The Jewish Student in America - Chapter Seven: Home Residence of Jewish Students

By Lee Levinger

B'nai B'rith Hillel Foundations Commission, Hillel: The Foundation for Jewish Campus Life, April 1937

The author considers Jewish students studying away from home 1934-1935. The vast majority (94.73%) of all students attend college in the census area where they reside, and only 5.27% leave their area to study elsewhere. For the most part, Jewish students exhibit similar tendencies; however, fully half of all students who study away from home come from New York City, making New York Jewish students a marked feature of college life in the West and South. This is due to the "overcrowding" of Jews in New York that forces Jewish students to seek their education elsewhere, and this migration makes these students minorities in their out-of-state schools not only as Jews but also as New Yorkers. These patterns therefore have significant meaning for Jewish students around the country.

Topic: College Organizations, Residential Patterns, Migration, Higher Education, University Organizations, Campus Organizations, Study, Students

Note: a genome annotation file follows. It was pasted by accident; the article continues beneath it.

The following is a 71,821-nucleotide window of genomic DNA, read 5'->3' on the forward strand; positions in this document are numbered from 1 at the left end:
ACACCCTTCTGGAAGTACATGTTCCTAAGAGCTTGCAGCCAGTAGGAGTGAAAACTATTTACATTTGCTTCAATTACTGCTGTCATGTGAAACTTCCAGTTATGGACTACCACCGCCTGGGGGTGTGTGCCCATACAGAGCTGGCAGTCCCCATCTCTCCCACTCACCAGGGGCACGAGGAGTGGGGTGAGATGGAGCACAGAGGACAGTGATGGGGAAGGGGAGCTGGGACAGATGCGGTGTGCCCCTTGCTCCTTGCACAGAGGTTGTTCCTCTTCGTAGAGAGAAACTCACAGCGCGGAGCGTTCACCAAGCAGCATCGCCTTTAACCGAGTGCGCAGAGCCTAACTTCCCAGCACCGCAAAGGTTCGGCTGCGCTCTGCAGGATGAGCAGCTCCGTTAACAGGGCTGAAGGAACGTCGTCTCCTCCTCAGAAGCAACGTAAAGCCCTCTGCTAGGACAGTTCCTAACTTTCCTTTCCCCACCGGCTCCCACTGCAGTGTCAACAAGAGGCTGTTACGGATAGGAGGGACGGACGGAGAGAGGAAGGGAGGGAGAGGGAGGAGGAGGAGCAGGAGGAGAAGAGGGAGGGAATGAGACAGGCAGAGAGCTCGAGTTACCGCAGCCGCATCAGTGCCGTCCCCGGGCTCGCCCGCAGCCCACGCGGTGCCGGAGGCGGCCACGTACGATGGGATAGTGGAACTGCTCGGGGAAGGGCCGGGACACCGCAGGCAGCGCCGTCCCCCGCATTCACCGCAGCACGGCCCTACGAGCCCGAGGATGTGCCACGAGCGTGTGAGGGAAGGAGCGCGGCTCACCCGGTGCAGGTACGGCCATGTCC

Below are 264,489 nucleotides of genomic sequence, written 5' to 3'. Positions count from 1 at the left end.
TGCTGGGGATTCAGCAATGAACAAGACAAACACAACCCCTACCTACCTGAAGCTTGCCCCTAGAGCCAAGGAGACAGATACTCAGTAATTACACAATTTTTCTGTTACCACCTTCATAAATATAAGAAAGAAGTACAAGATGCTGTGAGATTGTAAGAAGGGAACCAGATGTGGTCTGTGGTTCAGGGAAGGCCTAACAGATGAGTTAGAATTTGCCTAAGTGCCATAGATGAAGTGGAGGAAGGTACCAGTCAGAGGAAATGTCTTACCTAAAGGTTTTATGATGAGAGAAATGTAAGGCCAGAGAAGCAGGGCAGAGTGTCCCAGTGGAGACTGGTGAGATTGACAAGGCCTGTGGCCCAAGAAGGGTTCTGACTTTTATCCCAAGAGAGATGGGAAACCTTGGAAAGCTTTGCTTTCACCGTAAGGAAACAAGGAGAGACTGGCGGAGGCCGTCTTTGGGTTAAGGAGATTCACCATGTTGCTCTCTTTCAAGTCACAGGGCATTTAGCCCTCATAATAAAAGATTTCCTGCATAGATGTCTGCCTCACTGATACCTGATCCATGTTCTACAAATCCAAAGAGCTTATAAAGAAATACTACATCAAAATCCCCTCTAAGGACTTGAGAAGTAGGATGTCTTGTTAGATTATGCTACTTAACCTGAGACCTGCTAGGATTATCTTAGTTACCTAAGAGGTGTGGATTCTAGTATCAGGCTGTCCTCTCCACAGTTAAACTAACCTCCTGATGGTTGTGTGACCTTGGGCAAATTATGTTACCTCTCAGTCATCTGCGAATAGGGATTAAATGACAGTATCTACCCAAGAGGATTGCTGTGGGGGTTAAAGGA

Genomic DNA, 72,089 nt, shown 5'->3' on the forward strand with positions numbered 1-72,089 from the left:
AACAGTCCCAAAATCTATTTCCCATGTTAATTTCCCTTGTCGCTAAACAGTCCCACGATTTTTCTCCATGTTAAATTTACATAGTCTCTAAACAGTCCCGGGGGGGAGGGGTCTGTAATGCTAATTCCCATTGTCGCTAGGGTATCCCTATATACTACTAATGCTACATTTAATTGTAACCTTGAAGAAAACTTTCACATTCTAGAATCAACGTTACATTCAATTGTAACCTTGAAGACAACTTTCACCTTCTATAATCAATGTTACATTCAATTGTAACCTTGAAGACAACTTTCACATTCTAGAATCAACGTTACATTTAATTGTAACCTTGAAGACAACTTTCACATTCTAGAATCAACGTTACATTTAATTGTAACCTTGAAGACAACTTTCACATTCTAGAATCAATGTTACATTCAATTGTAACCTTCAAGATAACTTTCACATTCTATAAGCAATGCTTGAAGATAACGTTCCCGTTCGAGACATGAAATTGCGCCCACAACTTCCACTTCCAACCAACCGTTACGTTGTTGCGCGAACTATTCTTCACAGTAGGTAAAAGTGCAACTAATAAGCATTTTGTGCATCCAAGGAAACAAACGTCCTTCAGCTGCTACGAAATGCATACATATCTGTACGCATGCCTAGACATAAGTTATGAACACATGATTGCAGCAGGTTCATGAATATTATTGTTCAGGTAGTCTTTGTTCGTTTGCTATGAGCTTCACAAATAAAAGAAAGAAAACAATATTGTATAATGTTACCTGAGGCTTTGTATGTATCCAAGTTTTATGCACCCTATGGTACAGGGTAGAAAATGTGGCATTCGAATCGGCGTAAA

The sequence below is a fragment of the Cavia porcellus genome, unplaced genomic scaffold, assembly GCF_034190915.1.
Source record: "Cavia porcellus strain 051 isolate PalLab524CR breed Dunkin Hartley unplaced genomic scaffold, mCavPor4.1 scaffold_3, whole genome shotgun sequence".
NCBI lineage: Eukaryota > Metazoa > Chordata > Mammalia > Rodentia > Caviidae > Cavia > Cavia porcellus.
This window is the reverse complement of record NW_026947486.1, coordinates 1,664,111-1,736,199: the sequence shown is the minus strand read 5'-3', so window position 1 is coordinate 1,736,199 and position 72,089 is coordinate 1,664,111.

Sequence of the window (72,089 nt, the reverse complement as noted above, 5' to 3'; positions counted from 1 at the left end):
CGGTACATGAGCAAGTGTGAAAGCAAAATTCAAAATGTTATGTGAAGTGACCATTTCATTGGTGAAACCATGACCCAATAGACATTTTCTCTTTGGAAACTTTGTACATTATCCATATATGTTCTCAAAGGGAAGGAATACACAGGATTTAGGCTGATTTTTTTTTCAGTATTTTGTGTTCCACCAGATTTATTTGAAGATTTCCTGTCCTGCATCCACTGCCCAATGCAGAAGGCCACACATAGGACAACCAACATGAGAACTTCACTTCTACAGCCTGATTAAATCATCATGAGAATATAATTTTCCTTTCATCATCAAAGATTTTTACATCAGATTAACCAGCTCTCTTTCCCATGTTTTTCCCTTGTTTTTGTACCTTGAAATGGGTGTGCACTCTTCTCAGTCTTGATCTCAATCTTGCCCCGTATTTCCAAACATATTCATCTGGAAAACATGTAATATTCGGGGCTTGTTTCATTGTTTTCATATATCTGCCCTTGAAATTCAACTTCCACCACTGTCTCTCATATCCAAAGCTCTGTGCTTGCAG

Name of Publication: The Jewish Student in America

Page Number(s): 91-100

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Genre: Book Chapter

Coverage: United States

Language: English

Copyright Holder: Publisher

Copyright Information: Download for personal use; Distribute link freely

Bibliographic Information:
Levinger, Lee. The Jewish Student in America - Chapter Seven: Home Residence of Jewish Students. The Jewish Student in America. B'nai B'rith Hillel Foundations Commission,Hillel: The Foundation for Jewish Campus Life. April 1937: 91-100. http://www.bjpa.org/Publications/details.cfm?PublicationID=4965


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